In this edition
Scheduled executions: Four executions currently scheduled for the Fall of 2021
In case you missed it: Documentary film The Phantom renews scrutiny of the wrongful execution of Carlos DeLuna; Raymond Riles resentenced after 45 years on death row; 75% of Dallas voters prefer alternatives to the death penalty; questions remain as to why media witnesses were excluded from the execution of Quintin Jones
TCADP comings and goings: Board of Directors adds members; Advocacy Fellow, Nicole Kinbarovsky, leaves her mark
Featured event: TCADP Book Group meeting on July 7 to discuss River of Fire by Sister Helen Prejean
July 2 marks the 45th anniversary of the U.S. Supreme Court’s opinion in Gregg v. Georgia (1976), which gave approval to the newly-crafted death penalty statutes of several states – including Texas – and paved the way for the resumption of executions. On the anniversary of Gregg last year, we wrote about the unique requirement of Texas’s revised statute known as “future dangerousness” and how it has been linked with race. Read our commentary here.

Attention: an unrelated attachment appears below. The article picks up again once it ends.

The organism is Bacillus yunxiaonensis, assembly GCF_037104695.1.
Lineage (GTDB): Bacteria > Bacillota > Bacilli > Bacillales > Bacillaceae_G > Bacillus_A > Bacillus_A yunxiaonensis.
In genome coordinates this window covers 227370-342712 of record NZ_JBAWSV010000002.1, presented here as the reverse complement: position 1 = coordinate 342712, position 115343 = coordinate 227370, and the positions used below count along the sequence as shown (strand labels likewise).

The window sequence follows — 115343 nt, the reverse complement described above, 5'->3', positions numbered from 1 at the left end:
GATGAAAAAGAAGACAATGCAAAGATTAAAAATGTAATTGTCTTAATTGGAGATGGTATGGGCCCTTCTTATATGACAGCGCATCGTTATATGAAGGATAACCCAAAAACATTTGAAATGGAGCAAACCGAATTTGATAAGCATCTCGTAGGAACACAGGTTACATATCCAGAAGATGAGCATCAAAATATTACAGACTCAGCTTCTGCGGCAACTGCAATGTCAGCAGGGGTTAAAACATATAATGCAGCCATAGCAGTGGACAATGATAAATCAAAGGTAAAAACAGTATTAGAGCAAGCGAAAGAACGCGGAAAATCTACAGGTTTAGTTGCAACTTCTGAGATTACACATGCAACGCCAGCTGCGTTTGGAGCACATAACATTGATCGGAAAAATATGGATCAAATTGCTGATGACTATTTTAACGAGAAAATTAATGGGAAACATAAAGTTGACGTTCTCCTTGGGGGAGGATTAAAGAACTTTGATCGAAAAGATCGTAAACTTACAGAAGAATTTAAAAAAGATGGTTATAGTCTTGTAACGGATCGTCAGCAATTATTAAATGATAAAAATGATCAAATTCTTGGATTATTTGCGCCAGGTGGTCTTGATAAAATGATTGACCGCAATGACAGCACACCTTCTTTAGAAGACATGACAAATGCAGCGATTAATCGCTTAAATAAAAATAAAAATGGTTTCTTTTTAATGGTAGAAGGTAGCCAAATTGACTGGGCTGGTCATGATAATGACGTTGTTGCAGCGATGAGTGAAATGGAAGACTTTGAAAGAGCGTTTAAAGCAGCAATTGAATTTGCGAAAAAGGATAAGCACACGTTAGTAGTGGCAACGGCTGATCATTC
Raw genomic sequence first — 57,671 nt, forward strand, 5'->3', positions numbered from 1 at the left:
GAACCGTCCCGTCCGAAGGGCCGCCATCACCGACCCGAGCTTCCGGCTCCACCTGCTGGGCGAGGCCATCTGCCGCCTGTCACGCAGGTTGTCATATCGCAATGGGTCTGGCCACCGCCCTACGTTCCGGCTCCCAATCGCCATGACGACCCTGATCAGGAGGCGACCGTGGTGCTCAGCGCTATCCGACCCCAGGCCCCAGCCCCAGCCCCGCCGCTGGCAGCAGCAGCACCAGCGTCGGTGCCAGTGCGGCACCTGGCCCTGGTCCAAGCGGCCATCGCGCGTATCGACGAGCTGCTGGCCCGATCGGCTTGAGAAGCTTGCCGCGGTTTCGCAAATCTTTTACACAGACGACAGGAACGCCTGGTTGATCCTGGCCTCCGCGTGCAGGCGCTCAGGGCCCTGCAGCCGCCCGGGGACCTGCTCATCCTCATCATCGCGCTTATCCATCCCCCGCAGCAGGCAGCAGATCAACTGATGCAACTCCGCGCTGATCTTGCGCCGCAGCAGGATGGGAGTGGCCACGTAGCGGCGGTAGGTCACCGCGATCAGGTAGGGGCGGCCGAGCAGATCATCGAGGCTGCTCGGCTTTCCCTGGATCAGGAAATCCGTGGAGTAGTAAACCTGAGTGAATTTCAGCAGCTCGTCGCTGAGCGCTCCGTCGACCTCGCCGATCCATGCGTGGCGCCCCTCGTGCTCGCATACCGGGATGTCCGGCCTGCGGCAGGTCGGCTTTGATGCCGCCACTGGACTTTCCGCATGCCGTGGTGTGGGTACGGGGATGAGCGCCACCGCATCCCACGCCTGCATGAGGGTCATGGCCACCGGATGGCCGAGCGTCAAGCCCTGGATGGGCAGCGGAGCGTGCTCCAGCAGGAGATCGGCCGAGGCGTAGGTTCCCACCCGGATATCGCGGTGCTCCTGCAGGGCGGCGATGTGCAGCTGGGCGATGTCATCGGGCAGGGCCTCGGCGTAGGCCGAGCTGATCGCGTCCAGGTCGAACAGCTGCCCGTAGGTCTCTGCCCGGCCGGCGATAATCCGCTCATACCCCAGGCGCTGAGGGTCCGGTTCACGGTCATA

Last night, June 30, the State of Texas carried out its second execution of the year, putting John Hummel to death for murders committed in 2009. Both Hummel and Quintin Jones, who was executed on May 19, were convicted in Tarrant County, where prosecutors continue to pursue death sentences and executions at a time when most other jurisdictions are moving in the opposite direction.
To date in 2021, only Texas and the federal government have carried out executions; Texas remains the only state with multiple executions scheduled, with four dates set for later this year.
In case you missed it
Film focuses renewed attention on the wrongful execution of Carlos DeLuna
A new documentary film, The Phantom, tells the story of how Texas executed Carlos DeLuna, a likely innocent man, in 1989, and ignored evidence that another Carlos committed the crime. The film premiered at the Tribeca Film Festival last month and will open in select theaters and on demand nationwide on July 2.
Watch the trailer and then sign this petition urging President Biden to commute the sentences of everyone on federal death row. The call to remove people from federal death row is the best way to ensure the U.S. government does not risk the irreversible horror of executing an innocent person.
After more than four decades on death row, Raymond Riles resentenced to life
Raymond Riles, a man with severe mental illness, was resentenced to life in prison on June 9 after spending the last 45 years on Texas’s death row. The Texas Court of Criminal Appeals overturned his death sentence in April and the Harris County District Attorney’s office decided not to pursue another death sentence based on Riles’ mental incompetency. The Court had found that the jury in his 1976 trial was not given the opportunity to fully weigh the mitigating evidence of his mental illness.
Three-quarters of Dallas voters prefer alternatives to the death penalty